Photogravure

Photogravure is an intaglio printmaking process wherein a copper plate is coated with a light-sensitive gelatin tissue which has been exposed to a film positive, and then etched, resulting in a high quality intaglio print that can reproduce the detail and continuous tones of a photograph. Photogravure was developed in the 1870’s and became one of the first widely used techniques for reproducing photographic imagery. Photogravure is unique among photo-printmaking techniques in that it is truly photographic; i.e. the photographic image is realized in continuous tones rather than broken up, via a half-tone screen, into dots of white or black that blend visually to simulate a photographic appearance, as in photo-lithography, photo-etching and photo-silkscreen.   The photogravure print is printed on paper from the etched copper plate that has been inked and wiped as a regular intaglio plate.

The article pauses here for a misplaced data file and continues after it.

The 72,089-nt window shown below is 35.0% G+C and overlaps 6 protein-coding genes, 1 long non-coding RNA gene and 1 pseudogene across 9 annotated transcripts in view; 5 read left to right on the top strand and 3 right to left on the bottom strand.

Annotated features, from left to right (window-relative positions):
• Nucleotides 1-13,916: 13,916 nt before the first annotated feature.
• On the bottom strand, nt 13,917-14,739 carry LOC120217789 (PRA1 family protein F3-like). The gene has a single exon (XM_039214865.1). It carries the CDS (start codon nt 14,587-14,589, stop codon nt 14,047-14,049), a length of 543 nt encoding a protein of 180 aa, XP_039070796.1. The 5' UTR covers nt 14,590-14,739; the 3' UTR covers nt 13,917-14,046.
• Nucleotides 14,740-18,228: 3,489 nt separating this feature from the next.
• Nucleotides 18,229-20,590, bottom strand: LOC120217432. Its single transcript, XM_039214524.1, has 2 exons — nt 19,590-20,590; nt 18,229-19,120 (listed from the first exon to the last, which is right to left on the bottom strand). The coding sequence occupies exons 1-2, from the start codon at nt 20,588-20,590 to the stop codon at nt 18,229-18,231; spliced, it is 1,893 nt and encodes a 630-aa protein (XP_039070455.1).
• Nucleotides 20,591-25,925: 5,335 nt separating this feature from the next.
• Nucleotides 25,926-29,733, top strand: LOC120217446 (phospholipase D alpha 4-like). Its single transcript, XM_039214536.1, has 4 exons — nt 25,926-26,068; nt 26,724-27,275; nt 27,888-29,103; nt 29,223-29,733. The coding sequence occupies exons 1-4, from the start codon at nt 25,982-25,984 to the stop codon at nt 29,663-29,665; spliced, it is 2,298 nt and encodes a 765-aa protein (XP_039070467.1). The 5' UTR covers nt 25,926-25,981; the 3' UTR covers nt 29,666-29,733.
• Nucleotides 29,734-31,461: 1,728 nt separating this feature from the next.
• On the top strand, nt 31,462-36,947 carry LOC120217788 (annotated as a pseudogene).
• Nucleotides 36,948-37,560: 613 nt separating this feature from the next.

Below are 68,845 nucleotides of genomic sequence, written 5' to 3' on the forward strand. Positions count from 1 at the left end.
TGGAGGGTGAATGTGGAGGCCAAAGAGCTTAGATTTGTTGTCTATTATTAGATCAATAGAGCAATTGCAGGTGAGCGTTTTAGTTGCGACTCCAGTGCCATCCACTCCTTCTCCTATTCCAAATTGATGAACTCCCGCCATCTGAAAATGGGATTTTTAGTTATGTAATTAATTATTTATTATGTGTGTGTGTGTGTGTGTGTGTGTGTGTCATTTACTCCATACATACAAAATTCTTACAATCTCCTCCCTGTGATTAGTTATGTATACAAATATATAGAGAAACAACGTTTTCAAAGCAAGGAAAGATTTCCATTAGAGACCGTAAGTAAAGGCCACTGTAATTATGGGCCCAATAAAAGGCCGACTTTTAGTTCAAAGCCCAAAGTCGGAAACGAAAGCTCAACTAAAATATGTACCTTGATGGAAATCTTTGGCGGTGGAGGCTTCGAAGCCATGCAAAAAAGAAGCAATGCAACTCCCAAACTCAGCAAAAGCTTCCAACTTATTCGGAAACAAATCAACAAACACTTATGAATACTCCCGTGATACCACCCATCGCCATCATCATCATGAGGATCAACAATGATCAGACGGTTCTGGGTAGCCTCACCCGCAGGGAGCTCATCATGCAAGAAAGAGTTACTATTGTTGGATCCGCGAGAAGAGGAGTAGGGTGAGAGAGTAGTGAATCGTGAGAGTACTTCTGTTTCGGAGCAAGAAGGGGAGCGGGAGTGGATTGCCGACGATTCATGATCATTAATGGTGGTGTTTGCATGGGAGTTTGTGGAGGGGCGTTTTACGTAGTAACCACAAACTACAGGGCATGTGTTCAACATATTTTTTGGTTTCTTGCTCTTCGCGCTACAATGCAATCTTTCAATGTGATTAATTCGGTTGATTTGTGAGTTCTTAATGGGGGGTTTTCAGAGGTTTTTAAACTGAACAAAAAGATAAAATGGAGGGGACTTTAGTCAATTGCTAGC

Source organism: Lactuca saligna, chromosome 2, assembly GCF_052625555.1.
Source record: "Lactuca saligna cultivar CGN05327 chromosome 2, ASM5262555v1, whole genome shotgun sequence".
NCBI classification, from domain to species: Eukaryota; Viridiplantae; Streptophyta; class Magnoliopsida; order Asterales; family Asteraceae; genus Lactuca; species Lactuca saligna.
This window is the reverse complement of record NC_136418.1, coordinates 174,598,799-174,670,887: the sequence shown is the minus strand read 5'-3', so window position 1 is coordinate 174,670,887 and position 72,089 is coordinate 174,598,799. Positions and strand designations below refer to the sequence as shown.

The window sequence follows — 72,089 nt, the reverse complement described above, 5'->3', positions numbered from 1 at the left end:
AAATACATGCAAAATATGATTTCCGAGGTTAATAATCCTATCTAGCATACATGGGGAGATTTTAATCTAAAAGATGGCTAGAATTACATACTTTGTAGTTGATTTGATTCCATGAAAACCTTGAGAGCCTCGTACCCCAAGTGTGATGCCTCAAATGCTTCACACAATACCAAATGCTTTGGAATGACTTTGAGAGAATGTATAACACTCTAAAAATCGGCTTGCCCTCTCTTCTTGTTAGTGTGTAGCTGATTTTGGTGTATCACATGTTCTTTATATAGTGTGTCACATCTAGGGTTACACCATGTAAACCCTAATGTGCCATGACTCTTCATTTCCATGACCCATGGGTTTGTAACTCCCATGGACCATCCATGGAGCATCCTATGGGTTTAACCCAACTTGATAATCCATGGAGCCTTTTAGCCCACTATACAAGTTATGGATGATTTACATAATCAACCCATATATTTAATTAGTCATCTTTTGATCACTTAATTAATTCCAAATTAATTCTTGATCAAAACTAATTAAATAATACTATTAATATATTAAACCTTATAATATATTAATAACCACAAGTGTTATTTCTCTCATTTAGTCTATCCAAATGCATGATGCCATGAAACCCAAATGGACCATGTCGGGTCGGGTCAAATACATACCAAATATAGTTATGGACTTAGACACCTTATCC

Photographers of the Photo-Secession and Pictorialist movements of the late 19th and early 20th centuries prized photogravure for its ability to render a wide tonal range, soft tones and details. The technique later fell into disuse as most photographers utilized the convenient and high quality silver gelatin papers to print their images. Interestingly, a consequence of the rise of digital photography has been renewed interest in some of the early techniques of photography, and photogravure has been enjoying something of a renaissance in the past 20 years or so. Higgins is one of a small but growing group of contemporary practitioners, working in photogravure with contemporary artists and making his own work at Manneken Press.